Most authors are also avid readers. Is this the case with you? If so, who are some of your favorites? Have any influenced your writing?
I literally devour books! I have no other way of stating it, lol! Some of my favourite writers are Judith McNaught, Sidney Sheldon, Jill Mansell, Marian Keyes, Sophie Kinsella and Philippa Gregory. I love the way they all craft a full, round story but each one does it with her/his own particular brand of writing with a specific writing voice that shines throughout.
I will admit I’ve been influenced by Sophie Kinsella to try and find my own particular voice and for seamless flow of writing. Jill Mansell and Sidney Sheldon have inspired me to have lots of unexpected twists and turns in the story, to keep the reader guessing all through the book. Judith McNaught has shown me that flow is something totally achievable and approachable, and that you have to use your cast of characters to your advantage throughout.
But the writer who has most influenced my writing is my mentor, Tethys J. Killian. She’s taught me all about crafting, writing, and presenting a well-rounded story but all while remaining true to one’s self and one’s writing voice. I may owe her just about everything where my writing is concerned.
Do you feel each of your characters live with you as you write? Do their lives sometimes take over a part of your life? Can you name an example? Do you have living role models for your characters?
They definitely are with me when I’m writing. Sometimes I feel there’s this whole invisible-to-others posse that follows me everywhere! My characters live and breathe next to me – I cannot write them if that’s not the case. I almost have a symbiotic relationship with them, that’s how much we are connected and they form a part of me.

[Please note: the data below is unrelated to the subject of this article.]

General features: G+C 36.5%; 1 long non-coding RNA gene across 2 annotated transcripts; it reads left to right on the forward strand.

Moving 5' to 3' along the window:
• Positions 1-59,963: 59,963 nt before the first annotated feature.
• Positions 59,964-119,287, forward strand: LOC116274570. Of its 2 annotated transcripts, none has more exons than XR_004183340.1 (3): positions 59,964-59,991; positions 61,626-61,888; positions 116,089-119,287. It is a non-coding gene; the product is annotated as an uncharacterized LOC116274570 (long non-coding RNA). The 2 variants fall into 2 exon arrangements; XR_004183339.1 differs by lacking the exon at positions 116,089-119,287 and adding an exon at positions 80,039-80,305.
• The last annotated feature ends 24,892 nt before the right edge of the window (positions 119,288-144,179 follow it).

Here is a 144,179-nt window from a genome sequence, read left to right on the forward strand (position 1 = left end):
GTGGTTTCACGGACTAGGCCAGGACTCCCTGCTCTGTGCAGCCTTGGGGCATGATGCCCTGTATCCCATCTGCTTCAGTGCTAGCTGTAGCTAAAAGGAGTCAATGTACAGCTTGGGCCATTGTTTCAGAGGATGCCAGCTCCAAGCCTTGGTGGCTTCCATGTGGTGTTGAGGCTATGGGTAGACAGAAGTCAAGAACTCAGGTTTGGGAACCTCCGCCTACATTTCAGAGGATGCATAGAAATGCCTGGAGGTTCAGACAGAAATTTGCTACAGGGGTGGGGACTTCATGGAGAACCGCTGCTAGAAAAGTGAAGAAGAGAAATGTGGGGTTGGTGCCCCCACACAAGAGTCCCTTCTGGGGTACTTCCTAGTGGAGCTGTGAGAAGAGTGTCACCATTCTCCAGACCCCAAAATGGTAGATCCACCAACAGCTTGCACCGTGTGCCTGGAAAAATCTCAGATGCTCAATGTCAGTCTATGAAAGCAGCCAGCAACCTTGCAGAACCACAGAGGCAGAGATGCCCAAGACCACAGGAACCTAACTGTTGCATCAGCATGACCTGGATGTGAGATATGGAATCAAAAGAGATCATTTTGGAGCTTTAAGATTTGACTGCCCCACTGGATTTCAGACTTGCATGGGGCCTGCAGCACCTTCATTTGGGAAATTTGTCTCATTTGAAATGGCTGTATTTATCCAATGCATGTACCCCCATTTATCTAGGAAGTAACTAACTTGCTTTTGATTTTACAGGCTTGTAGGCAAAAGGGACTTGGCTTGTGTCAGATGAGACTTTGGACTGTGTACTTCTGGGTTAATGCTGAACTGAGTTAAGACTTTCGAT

They can and often do take over but I allow it to happen only when I am writing. Once I’m done with the first draft, that’s it – they go on the sidelines. When I was writing Storms in a Shot Glass, Michael’s character was constantly there, constantly probing and asking questions as to where this whole story might be leading him. The problem was, I had no answer for him yet, because he turned out differently from the man I had pictured in my initial outline. Another one whose quest for information overtook was Amelia from Walking on the Edge. She is afflicted with amnesia, and suspects the man she is supposed to be married to is in fact manipulating her. She wants her memory back, and when she starts on the path to try and unearth some memories, that quest took over, as in, it was a race against the clock to try to uncover everything about her. This part took over my life because I was also pretty much going about blindly in this story, uncovering things as she did and this made for a bumpy ride as everything new brought on a whole set of questions and possibilities.
I don’t usually use living role models per se, but most often than not, the characters are templated off a living person, be it an actor, model, sportsperson whose image I find fits that of the character.
Where do you get the inspirations for your books?